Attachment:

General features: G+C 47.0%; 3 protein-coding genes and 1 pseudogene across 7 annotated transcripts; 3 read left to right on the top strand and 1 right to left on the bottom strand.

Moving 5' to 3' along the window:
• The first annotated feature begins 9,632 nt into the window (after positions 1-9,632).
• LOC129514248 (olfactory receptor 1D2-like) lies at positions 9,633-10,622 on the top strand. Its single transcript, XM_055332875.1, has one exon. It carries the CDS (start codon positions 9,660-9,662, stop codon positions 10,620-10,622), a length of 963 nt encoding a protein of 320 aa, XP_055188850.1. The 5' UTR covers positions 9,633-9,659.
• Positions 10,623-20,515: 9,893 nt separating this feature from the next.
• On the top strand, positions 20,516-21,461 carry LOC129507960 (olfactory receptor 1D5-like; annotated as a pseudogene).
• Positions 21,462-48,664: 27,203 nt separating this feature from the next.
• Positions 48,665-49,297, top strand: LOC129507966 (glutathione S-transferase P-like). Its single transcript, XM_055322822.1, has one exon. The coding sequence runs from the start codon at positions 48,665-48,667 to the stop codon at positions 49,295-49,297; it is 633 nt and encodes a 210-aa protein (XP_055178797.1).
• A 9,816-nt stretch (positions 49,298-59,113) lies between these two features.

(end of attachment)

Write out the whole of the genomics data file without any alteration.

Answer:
General features: G+C 47.0%; 3 protein-coding genes and 1 pseudogene across 7 annotated transcripts; 3 read left to right on the top strand and 1 right to left on the bottom strand.

Moving 5' to 3' along the window:
• The first annotated feature begins 9,632 nt into the window (after positions 1-9,632).
• LOC129514248 (olfactory receptor 1D2-like) lies at positions 9,633-10,622 on the top strand. Its single transcript, XM_055332875.1, has one exon. It carries the CDS (start codon positions 9,660-9,662, stop codon positions 10,620-10,622), a length of 963 nt encoding a protein of 320 aa, XP_055188850.1. The 5' UTR covers positions 9,633-9,659.
• Positions 10,623-20,515: 9,893 nt separating this feature from the next.
• On the top strand, positions 20,516-21,461 carry LOC129507960 (olfactory receptor 1D5-like; annotated as a pseudogene).
• Positions 21,462-48,664: 27,203 nt separating this feature from the next.
• Positions 48,665-49,297, top strand: LOC129507966 (glutathione S-transferase P-like). Its single transcript, XM_055322822.1, has one exon. The coding sequence runs from the start codon at positions 48,665-48,667 to the stop codon at positions 49,295-49,297; it is 633 nt and encodes a 210-aa protein (XP_055178797.1).
• A 9,816-nt stretch (positions 49,298-59,113) lies between these two features.